published by The Gleaner.

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West Kingston needs housing

News post September 10, 2015

Published:Thursday | September 10, 2015|Daraine Luton

Desmond McKenzie

West Kingston Member of Parliament (MP) Desmond McKenzie continues to lament the neglect of his constituency by the State, arguing that despite producing four prime ministers it has not been given its fair share of attention.

“With the entire rich heritage and the places of significance that West Kingston hold, ask the question, is the constituency better off for being situated in that local?” McKenzie said in Parliament last Wednesday.

Former Prime Ministers Sir Alexander Bustamante, Hugh Shearer, Edward Seaga and Bruce Golding were all MPs for West Kingston. The constituency is also home to places like the Coronation Market, the Bank of Jamaica, the Houses of Parliament and the Kingston Public Hospital.

But McKenzie said that in addition to a deteriorating housing stock which needs to be replenished; the physical infrastructure of the constituency is in need to urgent improvement.

“Unless there is the intervention of the State in meeting the needs of the people, the infrastructure will continue to decay,” said McKenzie.

“Sewerage is a way of life because of the failure of the authorities to improve (the situation). They have not done anything to the system in about 30 years. So almost every road, every lane in West Kingston is affected,” he added.

And as he did in 2013, McKenzie said that living in subhuman conditions was no environment for proper development.

“Housing would be the number one on the list as far as needs goes. The housing stock of West Kingston dates back to 1963,” McKenzie said.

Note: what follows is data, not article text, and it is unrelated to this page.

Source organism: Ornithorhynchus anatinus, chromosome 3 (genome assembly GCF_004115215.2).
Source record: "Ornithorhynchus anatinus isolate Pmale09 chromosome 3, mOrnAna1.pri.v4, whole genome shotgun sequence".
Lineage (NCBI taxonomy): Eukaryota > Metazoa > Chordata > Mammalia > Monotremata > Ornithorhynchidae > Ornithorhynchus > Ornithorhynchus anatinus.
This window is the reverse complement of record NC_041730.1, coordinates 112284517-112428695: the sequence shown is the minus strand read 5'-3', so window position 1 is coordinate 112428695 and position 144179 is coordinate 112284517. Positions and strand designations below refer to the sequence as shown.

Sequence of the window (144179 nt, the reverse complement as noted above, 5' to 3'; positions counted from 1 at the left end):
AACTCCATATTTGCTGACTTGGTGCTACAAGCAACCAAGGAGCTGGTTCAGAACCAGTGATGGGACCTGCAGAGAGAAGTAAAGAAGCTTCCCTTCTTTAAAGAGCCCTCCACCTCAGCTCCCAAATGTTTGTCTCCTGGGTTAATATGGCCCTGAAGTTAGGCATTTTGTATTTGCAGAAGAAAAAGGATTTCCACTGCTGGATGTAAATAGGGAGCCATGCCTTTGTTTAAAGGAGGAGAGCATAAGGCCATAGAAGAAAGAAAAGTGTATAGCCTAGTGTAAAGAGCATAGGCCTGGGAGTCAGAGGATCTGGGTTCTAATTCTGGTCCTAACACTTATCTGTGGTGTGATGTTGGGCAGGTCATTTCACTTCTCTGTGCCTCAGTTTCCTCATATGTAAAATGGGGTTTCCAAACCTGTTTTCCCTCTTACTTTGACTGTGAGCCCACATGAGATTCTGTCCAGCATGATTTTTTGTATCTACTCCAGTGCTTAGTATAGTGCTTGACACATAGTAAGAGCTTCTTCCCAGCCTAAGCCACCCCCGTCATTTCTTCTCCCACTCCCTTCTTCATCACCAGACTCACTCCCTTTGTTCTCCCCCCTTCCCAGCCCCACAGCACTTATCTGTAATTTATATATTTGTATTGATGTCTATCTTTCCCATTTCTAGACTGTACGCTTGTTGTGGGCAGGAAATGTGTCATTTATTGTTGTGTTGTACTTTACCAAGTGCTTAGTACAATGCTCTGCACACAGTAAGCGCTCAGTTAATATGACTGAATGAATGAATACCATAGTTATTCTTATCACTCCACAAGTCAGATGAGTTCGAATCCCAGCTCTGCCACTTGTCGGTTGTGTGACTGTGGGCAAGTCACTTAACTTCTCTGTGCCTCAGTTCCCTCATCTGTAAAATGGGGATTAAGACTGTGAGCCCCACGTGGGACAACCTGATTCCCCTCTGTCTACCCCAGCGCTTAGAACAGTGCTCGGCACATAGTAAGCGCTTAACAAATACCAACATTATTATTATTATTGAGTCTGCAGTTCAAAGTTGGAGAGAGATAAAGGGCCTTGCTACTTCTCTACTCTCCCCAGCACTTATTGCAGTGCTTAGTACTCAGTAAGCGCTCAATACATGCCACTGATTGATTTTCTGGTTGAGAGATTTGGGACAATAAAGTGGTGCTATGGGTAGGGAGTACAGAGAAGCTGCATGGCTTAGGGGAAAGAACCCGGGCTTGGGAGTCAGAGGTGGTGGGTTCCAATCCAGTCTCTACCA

“West Kingston area such as Denham Town is one of the oldest residential communities in Kingston but the standard of housing leaves much to be desired,” he added.

waiting for housing

The MP, who succeeded Golding in 2011, questioned how soon housing developments promised by the Government for the area would come on stream for Tivoli Gardens.

“I understand that the development should have commenced in this financial year, but to date, nothing has been done,” he said.

Tivoli Gardens was one of the communities targeted for housing under the now shelved Inner City Housing Project which was started in 2000.

The project, funded through the National Housing Trust, was aimed at constructing 5,000 units in and around the Business Improvement District and was part of an urban renewal project to deal with the repair, refurbishment and upgrade of downtown Kingston.

In the meantime, McKenzie admitted that his constituency has a crime problem which he said “is something that the people will have to work out”.

He said, however, that the media have given the community a black eye by unfairly labeling the area.

“We fall in a police division that is known as the Kingston Western police division, and when a crime takes place in St Andrew, which is a part of the Kingston Western police division, it is normally reported that it took place in West Kingston,” McKenzie said.

“We can’t carry more than what we deserve to carry, and that has affected the constituency,” he stressed.

published by The Gleaner.


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WEST KINGSTON ENQUIRY: I wish Dudus was still here, says resident

News post September 10, 2015

Published:Thursday | September 10, 2015

Marsha;; … I am not going to say I didn’t know him, I know Dudus. I am not his friend, but I socialize with him, he is so nice.

A resident of Tivoli Gardens today told the West Kingston Commission of Enquiry that she wished drug lord Christopher ‘Dudus’ Coke was still in the community to keep the peace.

“At the murder rate now (in Tivoli Gardens) you can’t even walk in peace. Of course I wish him was still there to continue keep the peace,” Annette Marshall testified during cross-examination by lead attorney for the Jamaica Constabulary Force, Deborah Martin.

“We would sleep wid we door open. We wouldn’t wake up and hear say dem rob da man deh (and) the market would a full back wid market people,” Marshall added.

The long time Tivoli Gardens resident, however, insisted that she did not know how Coke was able to keep the peace in his west Kingston stronghold.

Marshall said when people in the community had a problem they would go to Coke and if he could assist he would.